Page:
(From Superman’s Pal, Jimmy Olsen #135)
(From Strange Tales #166)
(From Captain Marvel #28)
(From Spider-Man #1)
(From We3 #2)
If we look outside the mainstream, we see plenty of artists having a lot of fun and going a bit nuts. Artists are stretching perspective, annihilating panels, twisting point-of-view, coloring the pencils in exciting ways, experimenting with different kinds of pencils and brushes, and we get some absolutely dazzling comics. We get artists who are obsessively detailed and artists who are wildly abstract. We have artists whose work looks like it flies through the pages and artists whose work looks like monolithic sculptures. What’s frustrating is that so many of these artists could work on superhero books – not every “independent” artist can work on superheroes, I admit, but many can. But because their work is a bit “different,” they never get a look. That’s a shame, because they could easily infuse superhero comics with the same energy that a Steranko or a Sienkiewicz brought to them. It’s definitely harder for a writer to be as flashy as an artist, but it would be nice if a writer challenged the readers the way a Morrison still can (when he wants to). The fact that very few writers have tried to do what Joe Casey did in the final issue of Codeflesh is kind of sad.
Readers react against this kind of thing, because most readers prefer the familiar in their superhero comics. I’ve mentioned before that the guy who works at my comics shoppe, who reads a LOT of small press books, absolutely hated Girl Comics and Strange Tales because he doesn’t think many of those artists can draw superhero comics very well. That’s too bad, but it’s not an uncommon belief. I’m not advocating that Marvel and DC suddenly hire Ben Templesmith to draw Green Lantern or Avengers (well, I am, but I know it’s never going to happen). It’s the smaller titles that bother me. Did anyone at DC really think that the latest iteration of Doom Patrol was going to sell like crazy? And when the sales started to slip, did they really think keeping a fairly bland superheroey artist like Matthew Clark on the book would help? Why on earth didn’t someone at DC say “Fuck it. Let’s hire Tom Scioli to draw the final five issues”? I know it’s a different time and all, but back when DC hired Grant Morrison to write DP, they didn’t keep Graham Nolan on art (and I really like Graham Nolan, mind you). They brought in Richard Case, whose weird style matched Morrison perfectly. The new Doom Patrol was doomed anyway (ha!), so why keep Clark and Ron Randall on the book? Go nuts, DC! Even a book on life support these days can’t stray too far outside the mainstream. I absolutely loathe the final few issues of the early 1990s Moon Knight book, but whoever was hiring back then deserves credit for letting Stephen Platt go batshit insane:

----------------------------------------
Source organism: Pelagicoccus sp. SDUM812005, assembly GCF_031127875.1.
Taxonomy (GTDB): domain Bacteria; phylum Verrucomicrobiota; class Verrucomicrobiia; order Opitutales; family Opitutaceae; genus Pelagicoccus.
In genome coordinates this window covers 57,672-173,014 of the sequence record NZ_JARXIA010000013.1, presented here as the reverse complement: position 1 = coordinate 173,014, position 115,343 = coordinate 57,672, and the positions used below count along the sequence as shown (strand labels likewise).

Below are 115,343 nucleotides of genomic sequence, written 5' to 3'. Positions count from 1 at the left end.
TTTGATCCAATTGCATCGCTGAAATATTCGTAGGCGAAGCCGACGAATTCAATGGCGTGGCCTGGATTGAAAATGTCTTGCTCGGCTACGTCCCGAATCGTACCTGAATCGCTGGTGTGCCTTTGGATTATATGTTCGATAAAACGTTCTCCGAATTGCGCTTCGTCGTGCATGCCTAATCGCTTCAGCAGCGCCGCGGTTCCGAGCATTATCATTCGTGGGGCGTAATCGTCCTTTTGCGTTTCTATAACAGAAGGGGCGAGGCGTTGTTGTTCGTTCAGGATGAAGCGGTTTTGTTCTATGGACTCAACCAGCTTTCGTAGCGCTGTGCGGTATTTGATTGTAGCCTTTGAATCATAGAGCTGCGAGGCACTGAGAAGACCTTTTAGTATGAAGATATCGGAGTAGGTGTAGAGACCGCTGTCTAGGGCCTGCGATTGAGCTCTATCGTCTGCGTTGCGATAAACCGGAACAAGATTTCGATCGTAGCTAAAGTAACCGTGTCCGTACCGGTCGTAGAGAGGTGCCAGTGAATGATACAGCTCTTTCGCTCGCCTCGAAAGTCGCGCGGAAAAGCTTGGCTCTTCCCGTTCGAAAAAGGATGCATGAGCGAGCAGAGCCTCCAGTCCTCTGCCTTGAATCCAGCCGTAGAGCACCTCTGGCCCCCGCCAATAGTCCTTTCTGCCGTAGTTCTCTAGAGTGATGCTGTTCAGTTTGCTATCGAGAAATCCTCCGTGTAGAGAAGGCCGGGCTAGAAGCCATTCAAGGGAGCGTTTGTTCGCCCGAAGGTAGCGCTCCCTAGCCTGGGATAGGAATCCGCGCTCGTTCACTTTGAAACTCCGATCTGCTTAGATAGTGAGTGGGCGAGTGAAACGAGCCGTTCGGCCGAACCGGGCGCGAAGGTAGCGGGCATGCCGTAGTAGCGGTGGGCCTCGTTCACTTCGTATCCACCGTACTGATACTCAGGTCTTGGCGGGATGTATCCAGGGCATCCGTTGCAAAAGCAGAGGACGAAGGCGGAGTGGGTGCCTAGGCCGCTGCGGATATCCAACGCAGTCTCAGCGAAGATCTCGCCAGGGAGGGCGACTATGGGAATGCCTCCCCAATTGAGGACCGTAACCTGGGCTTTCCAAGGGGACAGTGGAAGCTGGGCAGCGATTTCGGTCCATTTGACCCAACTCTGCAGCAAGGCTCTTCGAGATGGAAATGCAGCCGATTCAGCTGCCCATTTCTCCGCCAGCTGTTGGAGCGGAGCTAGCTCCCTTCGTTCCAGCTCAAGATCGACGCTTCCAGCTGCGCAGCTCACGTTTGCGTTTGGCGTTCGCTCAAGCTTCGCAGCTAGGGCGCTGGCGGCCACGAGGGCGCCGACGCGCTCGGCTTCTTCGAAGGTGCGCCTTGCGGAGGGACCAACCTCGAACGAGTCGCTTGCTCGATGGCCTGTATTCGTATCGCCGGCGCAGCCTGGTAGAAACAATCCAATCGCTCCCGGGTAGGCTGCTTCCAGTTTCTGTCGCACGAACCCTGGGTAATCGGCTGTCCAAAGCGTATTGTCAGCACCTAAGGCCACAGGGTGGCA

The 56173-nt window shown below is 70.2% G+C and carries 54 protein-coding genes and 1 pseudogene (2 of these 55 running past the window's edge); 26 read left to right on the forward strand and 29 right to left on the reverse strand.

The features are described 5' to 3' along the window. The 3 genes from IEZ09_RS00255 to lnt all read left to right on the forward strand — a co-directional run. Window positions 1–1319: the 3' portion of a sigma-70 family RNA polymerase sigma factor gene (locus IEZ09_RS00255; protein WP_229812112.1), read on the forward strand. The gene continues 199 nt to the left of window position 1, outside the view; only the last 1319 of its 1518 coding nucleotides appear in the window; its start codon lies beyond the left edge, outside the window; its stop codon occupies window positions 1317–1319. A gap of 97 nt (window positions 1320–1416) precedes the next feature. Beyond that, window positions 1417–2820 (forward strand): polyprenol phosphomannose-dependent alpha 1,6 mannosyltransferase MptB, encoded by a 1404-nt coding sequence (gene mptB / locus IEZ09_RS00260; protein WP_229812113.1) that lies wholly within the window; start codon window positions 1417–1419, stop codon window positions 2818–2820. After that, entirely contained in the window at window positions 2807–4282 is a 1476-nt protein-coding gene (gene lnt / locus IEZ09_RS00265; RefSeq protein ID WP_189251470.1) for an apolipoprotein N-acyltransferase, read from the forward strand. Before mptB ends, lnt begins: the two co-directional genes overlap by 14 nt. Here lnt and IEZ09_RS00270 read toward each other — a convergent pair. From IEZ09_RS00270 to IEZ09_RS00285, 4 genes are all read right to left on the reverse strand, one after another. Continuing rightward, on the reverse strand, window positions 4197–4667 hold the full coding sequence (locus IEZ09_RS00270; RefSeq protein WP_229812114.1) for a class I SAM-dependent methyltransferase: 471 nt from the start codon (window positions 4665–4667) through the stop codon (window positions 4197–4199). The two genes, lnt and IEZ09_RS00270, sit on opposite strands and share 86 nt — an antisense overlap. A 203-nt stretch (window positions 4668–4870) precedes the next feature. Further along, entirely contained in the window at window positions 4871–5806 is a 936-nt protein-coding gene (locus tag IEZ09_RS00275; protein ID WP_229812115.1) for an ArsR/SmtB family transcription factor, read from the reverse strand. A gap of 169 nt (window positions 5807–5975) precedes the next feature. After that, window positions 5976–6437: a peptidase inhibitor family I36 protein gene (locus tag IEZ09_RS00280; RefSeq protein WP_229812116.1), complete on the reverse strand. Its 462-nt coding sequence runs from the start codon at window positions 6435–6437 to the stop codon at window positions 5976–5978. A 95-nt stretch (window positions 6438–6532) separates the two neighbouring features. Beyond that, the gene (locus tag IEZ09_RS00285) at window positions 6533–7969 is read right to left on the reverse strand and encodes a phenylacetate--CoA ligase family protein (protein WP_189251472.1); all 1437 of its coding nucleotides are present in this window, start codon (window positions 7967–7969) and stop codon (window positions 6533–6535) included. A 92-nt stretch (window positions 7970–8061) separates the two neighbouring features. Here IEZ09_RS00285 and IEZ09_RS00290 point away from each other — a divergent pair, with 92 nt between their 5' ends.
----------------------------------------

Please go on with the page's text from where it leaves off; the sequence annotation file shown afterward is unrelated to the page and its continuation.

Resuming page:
(From Moon Knight “volume 3″ #55)
Marvel and DC are desperate to sell comics, but they do nothing to make the comics sell better. Our very own 3 Chicks talk about this all the time with regard to finding new audiences, but I’m coming at it from a slightly different perspective. Yes, the Big Two should figure out how to get a bigger audience. One way I think they can do that is to allow some of their superhero comics to, you know, actually look different. I mean, Namor: The First Mutant is selling like shit, so why not let hire James Stokoe to draw a few issues? Would it really do any poorer with him than with Ariel Olivetti? Sales on Superman are dropping like a fucking stone, so why not call up Steve Pugh and his paintbrush to come in and shake things up? Titans is not only selling poorly, it’s a terrible comic, so bring in Stephanie Buscema and tell her to go nuts on it. If you look at The Beat’s sales numbers (not an exact science, I know), you see so many books that ought to be cancelled it’s just sad (including very good comics that I read, but this isn’t about quality, it’s about numbers). I very much doubt letting some wacky, brilliant artist draw some issues would matter, but at this point, it wouldn’t fucking hurt, you know? (Of course, some of these creators wouldn’t want to work on those books, and that’s cool. I certainly love the fact that a lot of artists choose to stay in independent comics these days. I’m looking at this from a business perspective, which is always a bit iffy when we’re talking about the people who run DC and Marvel.)